Saturday, 19 September 2020

Mljet – a place where nymph Calypso fell in love with Odysseus

By  Mar 30, 2020

Mljet is one of the most beautiful islands in the world, we all know that, but now's the perfect time to scratch beneath the surface of the place where many of us love to spend our vacation! This island has numerous myths and stories connected to it, but one of the favorites is surely the one connected with Homer's Odyssey.

It's believed that Mljet is Ogygia, an island mentioned in Homer's Odyssey, Book V, as the home of the nymph Calypso, the daughter of the Titan Atlas. In Homer's Odyssey, Calypso detained Odysseus on Ogygia for seven years and kept him from returning to his home of Ithaca, wanting to marry him. She assured Odysseus that marrying her would make him eternally young and immortal.

The epic description of the beauties of the climate, the gentle bays, the crystal caves and the beaches of this mythical island of Ogygia relate to the unique beauties of Mljet.

The Odyssey describes Ogygia as follows:

...and he (Hermes) found her within. A great fire was burning in the hearth, and from afar over the isle there was a fragrance of cleft cedar and juniper as they burned. But she within was singing with a sweet voice as she went to and fro before the loom, weaving with a golden shuttle. Round about the cave grew a luxuriant wood, alder and poplar and sweet-smelling cypress, wherein birds long of wing were wont to nest, owls and falcons and sea-crows with chattering tongues, who ply their business on the sea. And right there about the hollow cave ran trailing a garden vine, in pride of its prime, richly laden with clusters. And fountains four in a row were flowing with bright water hard by one another, turned one this way, one that. And round about soft meadows of violets and parsley were blooming...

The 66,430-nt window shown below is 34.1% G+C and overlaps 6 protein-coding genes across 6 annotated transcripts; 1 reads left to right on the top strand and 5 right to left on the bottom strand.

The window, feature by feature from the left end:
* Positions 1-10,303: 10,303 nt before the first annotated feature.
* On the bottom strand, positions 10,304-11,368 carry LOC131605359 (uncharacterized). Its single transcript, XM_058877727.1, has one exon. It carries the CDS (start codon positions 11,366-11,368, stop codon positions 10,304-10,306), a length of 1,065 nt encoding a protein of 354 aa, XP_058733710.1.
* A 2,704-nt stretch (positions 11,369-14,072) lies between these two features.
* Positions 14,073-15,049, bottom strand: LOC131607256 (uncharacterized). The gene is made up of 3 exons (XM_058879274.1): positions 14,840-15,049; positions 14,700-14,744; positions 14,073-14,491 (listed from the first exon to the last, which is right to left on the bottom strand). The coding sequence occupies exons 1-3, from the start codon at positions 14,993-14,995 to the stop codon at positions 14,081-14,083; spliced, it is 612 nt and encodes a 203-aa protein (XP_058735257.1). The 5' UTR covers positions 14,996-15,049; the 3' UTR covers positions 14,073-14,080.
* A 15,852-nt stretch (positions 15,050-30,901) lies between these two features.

According to the Mljet Tourist Board, Aristid Vucetic from Dubrovnik, claimed that Mljet was Calypso's island Ogygia. Because Mljet is the only one among the southernmost Dalmatian islands that has a cave, which by its natural characteristics corresponds to the place where nymph Calypso lives. In his book on Odysseus's wanderings along our coast, Vucetic seeks to prove that Mljet is a marvelous island: ''Many places on Mljet and many markings bear the name of baba (the old lady), and the largest place in the middle of Mljet is called Babino Polje (the old lady's field) ... The present names of Baba could have originated because the nymph Calypso reached a deep old age on the island and the people of Mljet called her property – Babino (old lady's). To this day, there is a legend among the inhabitants of Mljet that in ancient times the owner of the whole island was a old lady who lived as a queen, and that is the famous Calypso ... ".

One of the oldest legends says that Odysseus came to the island of Mljet through the rock called Ogiran. During high tide or during strong southern winds rock is completely covered by the sea and is a great danger to the sailors. According to the legend, because of that Odysseus was shipwrecked and swam to the cave where he took shelter. That's why that cave now carries the name Odysseus cave.

However, this wasn't a happy love story. Athena complained about Calypso's actions to Zeus, who sent the messenger Hermes to Ogygia to order Calypso to release Odysseus. Hermes is Odysseus's great grandfather on his mother's side, through Autolycos. Calypso finally, though reluctantly, instructed Odysseus to build a small raft, gave him food and wine, and let him depart the island.

Mljet might be Ogygia, but even if it isn't, it is certanily one of the most beautiful islands for romance, vacation or just a walk. It's a place full of stories, amazing nature and the most important thing: peace.

The Voice of Dubrovnik

THE VOICE OF DUBROVNIK


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